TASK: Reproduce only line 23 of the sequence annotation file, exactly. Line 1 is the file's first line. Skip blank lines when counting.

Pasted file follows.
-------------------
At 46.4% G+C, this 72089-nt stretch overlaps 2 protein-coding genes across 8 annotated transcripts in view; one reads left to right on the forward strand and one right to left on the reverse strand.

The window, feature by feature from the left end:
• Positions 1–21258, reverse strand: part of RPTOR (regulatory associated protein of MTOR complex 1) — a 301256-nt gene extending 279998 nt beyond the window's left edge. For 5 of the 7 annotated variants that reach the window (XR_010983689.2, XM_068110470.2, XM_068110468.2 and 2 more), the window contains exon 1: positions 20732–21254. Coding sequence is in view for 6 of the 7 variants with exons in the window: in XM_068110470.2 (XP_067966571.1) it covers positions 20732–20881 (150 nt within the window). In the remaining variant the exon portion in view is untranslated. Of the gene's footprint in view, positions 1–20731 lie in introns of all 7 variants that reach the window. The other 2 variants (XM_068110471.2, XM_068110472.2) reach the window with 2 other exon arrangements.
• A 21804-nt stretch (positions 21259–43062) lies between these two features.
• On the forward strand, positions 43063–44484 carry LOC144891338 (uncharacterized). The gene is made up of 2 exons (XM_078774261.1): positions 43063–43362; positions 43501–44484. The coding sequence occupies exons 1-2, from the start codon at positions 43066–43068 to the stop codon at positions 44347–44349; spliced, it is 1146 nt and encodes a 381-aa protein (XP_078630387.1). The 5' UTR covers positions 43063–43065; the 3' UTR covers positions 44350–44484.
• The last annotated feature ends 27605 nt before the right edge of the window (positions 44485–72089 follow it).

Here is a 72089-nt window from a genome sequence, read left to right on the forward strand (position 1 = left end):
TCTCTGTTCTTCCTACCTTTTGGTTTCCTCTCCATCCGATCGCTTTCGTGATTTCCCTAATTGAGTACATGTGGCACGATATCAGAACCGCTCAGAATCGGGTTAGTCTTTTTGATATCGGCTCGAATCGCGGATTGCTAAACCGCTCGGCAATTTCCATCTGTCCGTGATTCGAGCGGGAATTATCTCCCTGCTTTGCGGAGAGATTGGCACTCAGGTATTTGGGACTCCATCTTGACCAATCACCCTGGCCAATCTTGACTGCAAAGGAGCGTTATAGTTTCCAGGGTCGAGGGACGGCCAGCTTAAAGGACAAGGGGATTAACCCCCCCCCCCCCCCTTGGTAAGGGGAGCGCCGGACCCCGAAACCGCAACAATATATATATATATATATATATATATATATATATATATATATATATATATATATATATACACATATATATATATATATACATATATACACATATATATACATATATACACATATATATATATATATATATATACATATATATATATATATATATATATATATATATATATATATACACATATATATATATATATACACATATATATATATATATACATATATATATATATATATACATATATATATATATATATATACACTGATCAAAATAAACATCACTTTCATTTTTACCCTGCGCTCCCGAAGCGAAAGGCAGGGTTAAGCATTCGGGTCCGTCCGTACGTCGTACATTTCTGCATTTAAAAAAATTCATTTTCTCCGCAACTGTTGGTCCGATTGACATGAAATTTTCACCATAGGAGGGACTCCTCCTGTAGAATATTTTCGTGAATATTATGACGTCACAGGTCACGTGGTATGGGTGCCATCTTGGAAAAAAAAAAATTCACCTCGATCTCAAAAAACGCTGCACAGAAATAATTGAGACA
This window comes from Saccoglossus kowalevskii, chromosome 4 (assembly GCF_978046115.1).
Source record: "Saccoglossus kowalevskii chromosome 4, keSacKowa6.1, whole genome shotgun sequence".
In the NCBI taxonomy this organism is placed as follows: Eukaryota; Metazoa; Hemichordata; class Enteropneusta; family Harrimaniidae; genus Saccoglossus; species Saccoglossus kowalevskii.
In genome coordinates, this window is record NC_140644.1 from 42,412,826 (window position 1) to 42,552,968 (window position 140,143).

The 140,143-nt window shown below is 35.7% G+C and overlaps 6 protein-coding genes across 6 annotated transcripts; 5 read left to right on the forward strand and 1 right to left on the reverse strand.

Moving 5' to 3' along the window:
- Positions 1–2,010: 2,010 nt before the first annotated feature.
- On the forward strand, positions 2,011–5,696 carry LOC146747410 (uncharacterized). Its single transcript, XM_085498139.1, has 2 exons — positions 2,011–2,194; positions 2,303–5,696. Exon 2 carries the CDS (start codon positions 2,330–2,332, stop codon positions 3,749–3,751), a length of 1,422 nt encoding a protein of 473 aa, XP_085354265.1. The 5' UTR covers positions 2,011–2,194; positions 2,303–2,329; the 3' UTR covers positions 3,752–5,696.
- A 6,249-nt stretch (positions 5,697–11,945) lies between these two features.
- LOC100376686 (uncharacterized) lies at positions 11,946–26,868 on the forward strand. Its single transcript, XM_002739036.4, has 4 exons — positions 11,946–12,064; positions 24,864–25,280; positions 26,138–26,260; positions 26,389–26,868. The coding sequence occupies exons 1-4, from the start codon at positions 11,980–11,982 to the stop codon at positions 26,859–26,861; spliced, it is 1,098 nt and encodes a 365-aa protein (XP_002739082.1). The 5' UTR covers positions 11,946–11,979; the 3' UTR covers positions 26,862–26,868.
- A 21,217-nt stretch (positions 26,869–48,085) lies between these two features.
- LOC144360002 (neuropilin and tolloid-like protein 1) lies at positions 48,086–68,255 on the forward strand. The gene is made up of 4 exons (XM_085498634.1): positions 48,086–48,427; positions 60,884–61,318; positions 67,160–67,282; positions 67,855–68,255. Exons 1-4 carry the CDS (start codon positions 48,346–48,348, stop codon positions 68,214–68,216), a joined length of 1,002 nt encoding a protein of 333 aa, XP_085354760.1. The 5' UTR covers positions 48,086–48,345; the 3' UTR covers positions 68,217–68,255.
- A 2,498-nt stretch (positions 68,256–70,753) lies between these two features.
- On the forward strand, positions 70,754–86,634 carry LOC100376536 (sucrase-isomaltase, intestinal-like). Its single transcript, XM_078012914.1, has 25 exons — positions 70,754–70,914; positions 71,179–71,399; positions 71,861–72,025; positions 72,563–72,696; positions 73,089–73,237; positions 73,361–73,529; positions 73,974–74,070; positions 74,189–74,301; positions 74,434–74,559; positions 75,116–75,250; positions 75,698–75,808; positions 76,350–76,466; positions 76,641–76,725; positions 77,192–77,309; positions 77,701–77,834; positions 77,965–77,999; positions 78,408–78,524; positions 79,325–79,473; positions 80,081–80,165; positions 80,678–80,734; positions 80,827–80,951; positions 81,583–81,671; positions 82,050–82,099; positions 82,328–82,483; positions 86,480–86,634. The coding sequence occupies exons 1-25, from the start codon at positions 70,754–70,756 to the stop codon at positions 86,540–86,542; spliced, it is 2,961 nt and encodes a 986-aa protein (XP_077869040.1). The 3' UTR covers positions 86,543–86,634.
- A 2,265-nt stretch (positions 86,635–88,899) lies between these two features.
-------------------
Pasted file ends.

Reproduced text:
- A 2,265-nt stretch (positions 86,635–88,899) lies between these two features.